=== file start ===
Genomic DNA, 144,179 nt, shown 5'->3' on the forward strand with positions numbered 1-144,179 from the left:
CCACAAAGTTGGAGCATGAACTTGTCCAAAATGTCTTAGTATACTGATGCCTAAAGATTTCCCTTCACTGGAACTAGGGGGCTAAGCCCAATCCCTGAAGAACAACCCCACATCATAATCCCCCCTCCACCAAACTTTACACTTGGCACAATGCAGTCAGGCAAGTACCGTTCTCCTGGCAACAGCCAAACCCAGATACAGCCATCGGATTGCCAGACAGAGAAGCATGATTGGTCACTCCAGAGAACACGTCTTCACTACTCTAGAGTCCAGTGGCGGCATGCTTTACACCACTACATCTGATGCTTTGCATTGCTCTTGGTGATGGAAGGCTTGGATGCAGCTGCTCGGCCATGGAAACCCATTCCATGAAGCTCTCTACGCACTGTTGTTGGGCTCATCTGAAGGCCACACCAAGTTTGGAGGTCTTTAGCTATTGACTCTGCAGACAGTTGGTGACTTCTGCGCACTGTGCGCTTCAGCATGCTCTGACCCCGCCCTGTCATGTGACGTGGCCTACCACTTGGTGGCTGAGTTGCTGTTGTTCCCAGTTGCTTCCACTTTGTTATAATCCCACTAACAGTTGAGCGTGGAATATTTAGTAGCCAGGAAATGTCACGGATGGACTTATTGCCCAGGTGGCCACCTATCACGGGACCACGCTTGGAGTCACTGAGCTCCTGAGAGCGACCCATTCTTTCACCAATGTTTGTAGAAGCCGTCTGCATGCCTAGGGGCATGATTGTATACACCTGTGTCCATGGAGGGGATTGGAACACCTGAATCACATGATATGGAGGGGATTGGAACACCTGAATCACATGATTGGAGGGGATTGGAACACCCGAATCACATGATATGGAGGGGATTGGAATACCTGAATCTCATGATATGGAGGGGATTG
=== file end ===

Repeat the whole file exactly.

Genomic DNA, 144,179 nt, shown 5'->3' on the forward strand with positions numbered 1-144,179 from the left:
CCACAAAGTTGGAGCATGAACTTGTCCAAAATGTCTTAGTATACTGATGCCTAAAGATTTCCCTTCACTGGAACTAGGGGGCTAAGCCCAATCCCTGAAGAACAACCCCACATCATAATCCCCCCTCCACCAAACTTTACACTTGGCACAATGCAGTCAGGCAAGTACCGTTCTCCTGGCAACAGCCAAACCCAGATACAGCCATCGGATTGCCAGACAGAGAAGCATGATTGGTCACTCCAGAGAACACGTCTTCACTACTCTAGAGTCCAGTGGCGGCATGCTTTACACCACTACATCTGATGCTTTGCATTGCTCTTGGTGATGGAAGGCTTGGATGCAGCTGCTCGGCCATGGAAACCCATTCCATGAAGCTCTCTACGCACTGTTGTTGGGCTCATCTGAAGGCCACACCAAGTTTGGAGGTCTTTAGCTATTGACTCTGCAGACAGTTGGTGACTTCTGCGCACTGTGCGCTTCAGCATGCTCTGACCCCGCCCTGTCATGTGACGTGGCCTACCACTTGGTGGCTGAGTTGCTGTTGTTCCCAGTTGCTTCCACTTTGTTATAATCCCACTAACAGTTGAGCGTGGAATATTTAGTAGCCAGGAAATGTCACGGATGGACTTATTGCCCAGGTGGCCACCTATCACGGGACCACGCTTGGAGTCACTGAGCTCCTGAGAGCGACCCATTCTTTCACCAATGTTTGTAGAAGCCGTCTGCATGCCTAGGGGCATGATTGTATACACCTGTGTCCATGGAGGGGATTGGAACACCTGAATCACATGATATGGAGGGGATTGGAACACCTGAATCACATGATTGGAGGGGATTGGAACACCCGAATCACATGATATGGAGGGGATTGGAATACCTGAATCTCATGATATGGAGGGGATTG